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Abstract  

226Ra activity concentration in the mullet (Mugilidae) species Mugil cephalus whole individuals, and some organs (gills, gastrointestinal system, fins, muscle and bones), was measured by the γ-coincidence spectrometer PRIPYAT-2M. 226Ra transfer parameters [concentration factors (CFs)] from seawater, sediment and mud with detritus to fish tissues, and annual intake by humans consuming this fish species, have been estimated. Minimum detected radium activity concentration in whole M. cephalus individuals was found to be 0.89 ± 0.42 to 3.09 ± 0.41 Bq kg−1, with arithmetic mean of 1.65 ± 0.39 Bq kg−1. An average concentration in muscles is found to be 2.28 ± 0.84 Bq kg−1, in gills—5.02 ± 1.85 Bq kg−1, in gastrointestinal system—12.88 ± 1.71 Bq kg−1, and in bones—14.72 ± 3.75 Bq kg−1. No one fins showed radium activity above minimum detectable one. Annual intake of 226Ra by human consumers of this fish species is estimated to provide an effective dose of 0.006 mSv year−1. CFs for 226Ra indicating transfer from seawater to whole individuals ranged from 8.9 to 30.9, and those indicating transfer from the sediment and mud with detritus—from 0.11 to 0.39 and from 0.08 to 0.3, respectively. The seawater to bones CFs varied from 97.9 to 197.3, to gastrointestinal system—from 59 to 178.8, to gills—from 22.5 to 68.3, to muscles—from 17 to 30.8.

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Community Ecology
Authors: A.F.S. Garcia, A.M. Garcia, S.R. Vollrath, F. Schneck, C.F.M. Silva, Í.J. Marchetti, and J.P. Vieira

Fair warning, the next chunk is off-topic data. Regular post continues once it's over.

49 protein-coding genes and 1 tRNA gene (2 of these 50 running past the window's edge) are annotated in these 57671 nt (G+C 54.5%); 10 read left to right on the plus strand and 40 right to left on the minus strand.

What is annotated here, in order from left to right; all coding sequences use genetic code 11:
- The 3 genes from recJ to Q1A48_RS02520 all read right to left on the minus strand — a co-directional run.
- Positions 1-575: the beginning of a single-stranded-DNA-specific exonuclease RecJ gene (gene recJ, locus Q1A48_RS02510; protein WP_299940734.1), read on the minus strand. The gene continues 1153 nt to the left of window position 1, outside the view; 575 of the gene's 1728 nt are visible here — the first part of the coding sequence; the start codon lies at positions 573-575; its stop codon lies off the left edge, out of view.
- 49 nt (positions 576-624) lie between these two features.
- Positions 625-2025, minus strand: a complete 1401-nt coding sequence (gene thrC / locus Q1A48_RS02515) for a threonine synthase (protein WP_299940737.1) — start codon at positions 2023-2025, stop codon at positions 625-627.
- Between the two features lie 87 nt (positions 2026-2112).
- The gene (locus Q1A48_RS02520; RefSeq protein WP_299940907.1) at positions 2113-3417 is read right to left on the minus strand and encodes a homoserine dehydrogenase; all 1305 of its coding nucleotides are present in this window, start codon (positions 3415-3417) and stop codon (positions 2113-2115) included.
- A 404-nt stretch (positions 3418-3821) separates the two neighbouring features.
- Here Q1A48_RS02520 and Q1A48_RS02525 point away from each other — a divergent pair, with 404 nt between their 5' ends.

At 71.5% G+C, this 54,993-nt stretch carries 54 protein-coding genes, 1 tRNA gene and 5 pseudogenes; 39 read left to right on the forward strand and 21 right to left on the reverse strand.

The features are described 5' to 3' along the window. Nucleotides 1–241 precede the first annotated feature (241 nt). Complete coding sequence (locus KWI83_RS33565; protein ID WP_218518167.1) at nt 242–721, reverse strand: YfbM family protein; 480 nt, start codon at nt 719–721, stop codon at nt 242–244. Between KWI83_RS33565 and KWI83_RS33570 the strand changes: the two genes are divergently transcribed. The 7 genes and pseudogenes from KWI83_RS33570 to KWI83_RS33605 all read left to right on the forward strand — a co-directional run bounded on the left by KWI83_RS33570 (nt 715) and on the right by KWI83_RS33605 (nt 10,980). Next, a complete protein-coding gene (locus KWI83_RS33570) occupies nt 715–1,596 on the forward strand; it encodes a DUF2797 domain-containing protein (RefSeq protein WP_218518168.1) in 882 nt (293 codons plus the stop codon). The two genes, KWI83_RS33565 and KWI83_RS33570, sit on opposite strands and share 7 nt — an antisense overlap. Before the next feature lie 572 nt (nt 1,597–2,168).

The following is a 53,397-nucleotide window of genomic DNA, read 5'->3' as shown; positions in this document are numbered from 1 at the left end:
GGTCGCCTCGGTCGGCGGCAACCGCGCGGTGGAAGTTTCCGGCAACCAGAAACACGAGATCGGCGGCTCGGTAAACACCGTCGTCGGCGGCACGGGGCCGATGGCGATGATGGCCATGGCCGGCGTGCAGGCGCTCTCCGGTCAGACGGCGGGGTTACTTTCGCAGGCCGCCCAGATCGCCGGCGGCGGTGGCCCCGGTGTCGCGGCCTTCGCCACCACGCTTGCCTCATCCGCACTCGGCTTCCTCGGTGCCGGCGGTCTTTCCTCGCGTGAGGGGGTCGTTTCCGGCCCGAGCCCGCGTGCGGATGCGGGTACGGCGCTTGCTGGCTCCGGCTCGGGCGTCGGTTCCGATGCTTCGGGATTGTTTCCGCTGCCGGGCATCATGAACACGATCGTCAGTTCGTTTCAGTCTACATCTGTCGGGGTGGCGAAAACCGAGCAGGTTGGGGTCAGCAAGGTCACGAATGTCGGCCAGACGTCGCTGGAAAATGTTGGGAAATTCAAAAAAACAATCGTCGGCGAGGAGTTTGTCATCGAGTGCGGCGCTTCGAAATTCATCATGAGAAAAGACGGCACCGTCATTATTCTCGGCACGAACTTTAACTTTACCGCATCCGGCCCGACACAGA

Food partitioning among coexisting species in different habitats remains an important research topic in trophic ecology. In this work, we combined carbon and nitrogen stable isotope ratios and stomach content analyses to investigate differences in diet and niche overlap of two congeneric juvenile mullet species (Mugil curema and Mugil liza) coexisting in a marine surf-zone and an estuarine zone in southern Brazil (29oS). These habitats have contrasting levels of food availability, especially in terms of prey diversity, with higher microalgae diversity in the estuary than in the marine surf-zone. In these contrasting conditions, we predicted that both mullet species will have (a) higher niche overlap and smaller niche breadth at the marine surf-zone due to the common exploration of highly abundant surf-zone diatoms and (b) lower niche overlap and higher niche breadth inside the estuary due to selective feeding on more diverse food resources. Isotope niche areas (measured as standard ellipse areas) were higher in the estuary (6.10 and 6.18) than in the marine surf-zone (3.68 and 3.37) for both M. curema and M. liza, respectively. We observed an overlap of 52% in isotopic niches of both species in the marine surf-zone and none in the estuary. We also found contrasting patterns in the diet composition between species according to the habitat. At the marine surfzone, diatoms of the classes Bacillariophyceae and Coscinodiscophyceae dominated (> 99%) the food content of both mullet species. In contrast, green algae, cyanobacteria, dinoflagellates and flagellates comprised the diet of both species in the estuary. These results could be explained by spatial differences in food availability (especially regarding diversity of microalgae) between both habitats. At the marine site, both species explored the most abundant microalgae available (mostly the surf-zone diatom Asterionellopsis cf. guyunusae and fragments of Coscinodiscus), whereas in the estuary both species shifted their diets to explore the greater diversity of microalgae resources. Overall, our findings revealed that niche partitioning theory could not fully predict changes in breadth and overlap of food niches of estuarine dependent fish species with complex life cycles encompassing marine to estuarine systems with contrasting food availabilities.